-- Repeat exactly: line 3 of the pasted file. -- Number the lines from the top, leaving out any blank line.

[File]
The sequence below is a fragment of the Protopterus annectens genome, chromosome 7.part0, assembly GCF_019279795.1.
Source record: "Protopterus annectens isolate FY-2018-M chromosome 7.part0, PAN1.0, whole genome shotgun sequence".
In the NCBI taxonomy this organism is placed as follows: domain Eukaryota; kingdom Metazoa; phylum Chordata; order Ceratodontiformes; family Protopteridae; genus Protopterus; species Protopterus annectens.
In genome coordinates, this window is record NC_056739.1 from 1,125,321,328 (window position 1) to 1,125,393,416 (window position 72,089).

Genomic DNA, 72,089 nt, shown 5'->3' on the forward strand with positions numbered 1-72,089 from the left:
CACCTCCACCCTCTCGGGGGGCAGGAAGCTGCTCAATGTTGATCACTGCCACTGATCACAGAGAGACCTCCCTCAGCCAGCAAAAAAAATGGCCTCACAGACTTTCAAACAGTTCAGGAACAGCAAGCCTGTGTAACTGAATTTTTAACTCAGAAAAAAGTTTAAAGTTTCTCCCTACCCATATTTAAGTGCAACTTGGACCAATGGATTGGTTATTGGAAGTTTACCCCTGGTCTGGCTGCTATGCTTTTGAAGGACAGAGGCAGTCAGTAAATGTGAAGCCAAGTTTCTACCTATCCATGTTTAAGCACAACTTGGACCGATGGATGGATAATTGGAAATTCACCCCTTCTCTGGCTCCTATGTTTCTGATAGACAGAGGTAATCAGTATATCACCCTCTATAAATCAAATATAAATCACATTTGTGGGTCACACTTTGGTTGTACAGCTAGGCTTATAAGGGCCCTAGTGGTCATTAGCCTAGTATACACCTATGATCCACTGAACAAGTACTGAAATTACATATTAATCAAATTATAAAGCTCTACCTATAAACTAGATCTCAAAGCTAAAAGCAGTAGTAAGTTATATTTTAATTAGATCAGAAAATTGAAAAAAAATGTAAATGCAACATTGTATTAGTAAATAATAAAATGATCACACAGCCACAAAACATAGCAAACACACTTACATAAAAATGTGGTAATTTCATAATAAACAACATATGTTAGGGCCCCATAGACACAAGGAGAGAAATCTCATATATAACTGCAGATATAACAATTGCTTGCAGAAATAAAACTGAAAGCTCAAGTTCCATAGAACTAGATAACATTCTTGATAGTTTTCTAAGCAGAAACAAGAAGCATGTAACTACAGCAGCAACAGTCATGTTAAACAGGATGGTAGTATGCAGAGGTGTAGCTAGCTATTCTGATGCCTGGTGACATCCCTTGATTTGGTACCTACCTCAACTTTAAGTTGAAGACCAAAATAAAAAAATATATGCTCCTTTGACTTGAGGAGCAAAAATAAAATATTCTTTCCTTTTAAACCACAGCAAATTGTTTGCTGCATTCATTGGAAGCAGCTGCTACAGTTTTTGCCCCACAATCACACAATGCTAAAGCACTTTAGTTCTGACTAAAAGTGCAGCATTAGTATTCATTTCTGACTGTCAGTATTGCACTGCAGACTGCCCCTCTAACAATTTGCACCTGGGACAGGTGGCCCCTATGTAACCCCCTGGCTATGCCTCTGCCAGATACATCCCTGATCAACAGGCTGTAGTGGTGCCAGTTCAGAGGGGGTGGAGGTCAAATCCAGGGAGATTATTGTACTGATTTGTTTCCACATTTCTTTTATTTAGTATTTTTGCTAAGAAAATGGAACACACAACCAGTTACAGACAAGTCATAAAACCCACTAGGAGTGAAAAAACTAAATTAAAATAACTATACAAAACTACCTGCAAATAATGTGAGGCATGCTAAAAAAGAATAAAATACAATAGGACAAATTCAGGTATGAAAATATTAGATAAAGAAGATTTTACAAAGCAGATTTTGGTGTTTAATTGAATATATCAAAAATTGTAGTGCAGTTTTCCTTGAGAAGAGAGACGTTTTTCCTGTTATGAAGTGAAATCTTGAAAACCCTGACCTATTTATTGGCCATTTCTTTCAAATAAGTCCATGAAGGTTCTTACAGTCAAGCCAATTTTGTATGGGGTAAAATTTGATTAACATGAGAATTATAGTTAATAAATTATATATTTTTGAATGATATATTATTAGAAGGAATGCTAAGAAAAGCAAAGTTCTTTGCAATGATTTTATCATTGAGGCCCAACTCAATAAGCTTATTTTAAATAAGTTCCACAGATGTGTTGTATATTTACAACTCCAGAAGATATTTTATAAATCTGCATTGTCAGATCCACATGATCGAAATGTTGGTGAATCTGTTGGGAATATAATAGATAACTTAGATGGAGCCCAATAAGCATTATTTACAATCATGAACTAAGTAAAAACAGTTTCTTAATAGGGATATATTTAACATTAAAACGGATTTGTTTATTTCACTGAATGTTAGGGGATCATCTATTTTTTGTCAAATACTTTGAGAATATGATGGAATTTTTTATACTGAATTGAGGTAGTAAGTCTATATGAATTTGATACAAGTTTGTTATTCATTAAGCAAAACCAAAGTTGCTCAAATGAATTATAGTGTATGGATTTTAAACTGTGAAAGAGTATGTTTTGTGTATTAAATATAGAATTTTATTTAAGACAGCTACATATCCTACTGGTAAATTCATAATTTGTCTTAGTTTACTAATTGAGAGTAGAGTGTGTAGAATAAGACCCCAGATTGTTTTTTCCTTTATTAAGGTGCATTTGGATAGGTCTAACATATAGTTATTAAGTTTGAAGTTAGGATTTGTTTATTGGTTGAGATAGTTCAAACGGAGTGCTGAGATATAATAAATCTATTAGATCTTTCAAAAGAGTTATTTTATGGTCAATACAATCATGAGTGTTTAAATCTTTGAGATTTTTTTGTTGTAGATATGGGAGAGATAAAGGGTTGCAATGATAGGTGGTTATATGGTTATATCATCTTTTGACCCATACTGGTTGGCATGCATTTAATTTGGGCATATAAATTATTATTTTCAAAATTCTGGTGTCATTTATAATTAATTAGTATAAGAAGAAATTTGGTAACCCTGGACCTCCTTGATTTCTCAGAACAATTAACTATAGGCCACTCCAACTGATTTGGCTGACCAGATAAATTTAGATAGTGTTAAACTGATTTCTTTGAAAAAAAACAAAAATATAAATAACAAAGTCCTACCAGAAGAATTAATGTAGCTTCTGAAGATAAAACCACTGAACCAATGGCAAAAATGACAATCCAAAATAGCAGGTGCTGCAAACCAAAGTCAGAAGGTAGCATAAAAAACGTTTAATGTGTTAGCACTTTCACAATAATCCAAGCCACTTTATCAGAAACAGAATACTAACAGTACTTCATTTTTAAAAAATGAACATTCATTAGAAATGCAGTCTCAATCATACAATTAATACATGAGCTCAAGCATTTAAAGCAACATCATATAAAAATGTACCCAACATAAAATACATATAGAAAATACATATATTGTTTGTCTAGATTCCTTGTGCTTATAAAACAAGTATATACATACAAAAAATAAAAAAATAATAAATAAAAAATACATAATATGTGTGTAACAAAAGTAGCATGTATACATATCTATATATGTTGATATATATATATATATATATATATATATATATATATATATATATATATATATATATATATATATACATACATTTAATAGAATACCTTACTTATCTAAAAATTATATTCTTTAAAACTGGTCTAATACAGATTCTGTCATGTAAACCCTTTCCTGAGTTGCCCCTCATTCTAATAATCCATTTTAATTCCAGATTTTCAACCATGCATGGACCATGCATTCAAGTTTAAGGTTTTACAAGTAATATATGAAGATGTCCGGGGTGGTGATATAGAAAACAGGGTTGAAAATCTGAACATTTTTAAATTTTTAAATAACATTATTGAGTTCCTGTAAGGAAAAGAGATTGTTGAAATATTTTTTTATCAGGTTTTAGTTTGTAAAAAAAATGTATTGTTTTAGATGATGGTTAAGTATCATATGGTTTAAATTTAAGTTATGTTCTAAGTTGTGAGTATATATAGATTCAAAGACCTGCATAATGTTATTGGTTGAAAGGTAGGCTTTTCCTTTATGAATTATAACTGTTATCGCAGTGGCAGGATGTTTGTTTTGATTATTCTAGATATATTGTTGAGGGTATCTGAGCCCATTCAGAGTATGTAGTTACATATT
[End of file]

In the NCBI taxonomy this organism is placed as follows: domain Eukaryota; kingdom Metazoa; phylum Chordata; order Ceratodontiformes; family Protopteridae; genus Protopterus; species Protopterus annectens.